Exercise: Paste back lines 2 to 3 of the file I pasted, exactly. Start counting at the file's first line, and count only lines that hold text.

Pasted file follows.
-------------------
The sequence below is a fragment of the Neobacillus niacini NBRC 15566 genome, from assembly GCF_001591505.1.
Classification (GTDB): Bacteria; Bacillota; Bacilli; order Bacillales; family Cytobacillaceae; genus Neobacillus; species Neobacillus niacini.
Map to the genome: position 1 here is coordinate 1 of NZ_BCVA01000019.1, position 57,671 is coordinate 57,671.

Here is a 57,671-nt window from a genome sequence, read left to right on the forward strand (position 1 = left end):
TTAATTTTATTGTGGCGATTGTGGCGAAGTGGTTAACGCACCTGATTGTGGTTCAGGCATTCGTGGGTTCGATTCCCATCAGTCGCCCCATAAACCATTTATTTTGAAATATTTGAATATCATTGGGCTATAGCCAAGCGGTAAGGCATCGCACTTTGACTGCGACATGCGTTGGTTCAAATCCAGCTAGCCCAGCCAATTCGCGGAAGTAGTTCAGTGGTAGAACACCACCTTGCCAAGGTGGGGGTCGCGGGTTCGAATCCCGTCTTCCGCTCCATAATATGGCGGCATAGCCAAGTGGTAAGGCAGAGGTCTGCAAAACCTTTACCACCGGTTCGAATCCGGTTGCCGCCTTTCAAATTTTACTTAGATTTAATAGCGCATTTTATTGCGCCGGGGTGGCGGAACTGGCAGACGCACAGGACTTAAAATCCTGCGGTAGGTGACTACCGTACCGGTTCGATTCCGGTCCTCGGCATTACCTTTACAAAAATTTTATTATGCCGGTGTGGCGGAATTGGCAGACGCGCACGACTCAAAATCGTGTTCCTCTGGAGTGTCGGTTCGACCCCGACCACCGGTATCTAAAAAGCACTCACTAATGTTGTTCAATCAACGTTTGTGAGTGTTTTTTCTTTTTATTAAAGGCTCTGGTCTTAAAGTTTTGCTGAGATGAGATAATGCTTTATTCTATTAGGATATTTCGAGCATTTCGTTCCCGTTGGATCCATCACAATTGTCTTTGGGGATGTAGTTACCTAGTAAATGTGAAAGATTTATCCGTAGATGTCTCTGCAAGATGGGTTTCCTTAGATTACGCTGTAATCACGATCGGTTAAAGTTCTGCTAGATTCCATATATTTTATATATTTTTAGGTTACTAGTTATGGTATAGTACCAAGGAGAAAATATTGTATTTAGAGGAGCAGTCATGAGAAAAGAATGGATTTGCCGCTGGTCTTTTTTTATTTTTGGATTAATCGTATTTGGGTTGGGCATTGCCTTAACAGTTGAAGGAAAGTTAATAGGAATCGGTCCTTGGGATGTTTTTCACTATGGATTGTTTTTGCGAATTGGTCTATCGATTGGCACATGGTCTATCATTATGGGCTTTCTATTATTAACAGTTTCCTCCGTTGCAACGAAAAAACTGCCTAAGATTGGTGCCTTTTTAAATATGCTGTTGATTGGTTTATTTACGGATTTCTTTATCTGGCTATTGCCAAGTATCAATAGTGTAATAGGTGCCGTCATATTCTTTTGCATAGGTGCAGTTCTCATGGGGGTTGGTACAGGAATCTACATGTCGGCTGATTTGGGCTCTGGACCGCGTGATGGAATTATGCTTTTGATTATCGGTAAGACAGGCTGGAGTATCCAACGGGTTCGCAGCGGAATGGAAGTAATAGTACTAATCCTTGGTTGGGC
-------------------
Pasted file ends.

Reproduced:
Classification (GTDB): Bacteria; Bacillota; Bacilli; order Bacillales; family Cytobacillaceae; genus Neobacillus; species Neobacillus niacini.
Map to the genome: position 1 here is coordinate 1 of NZ_BCVA01000019.1, position 57,671 is coordinate 57,671.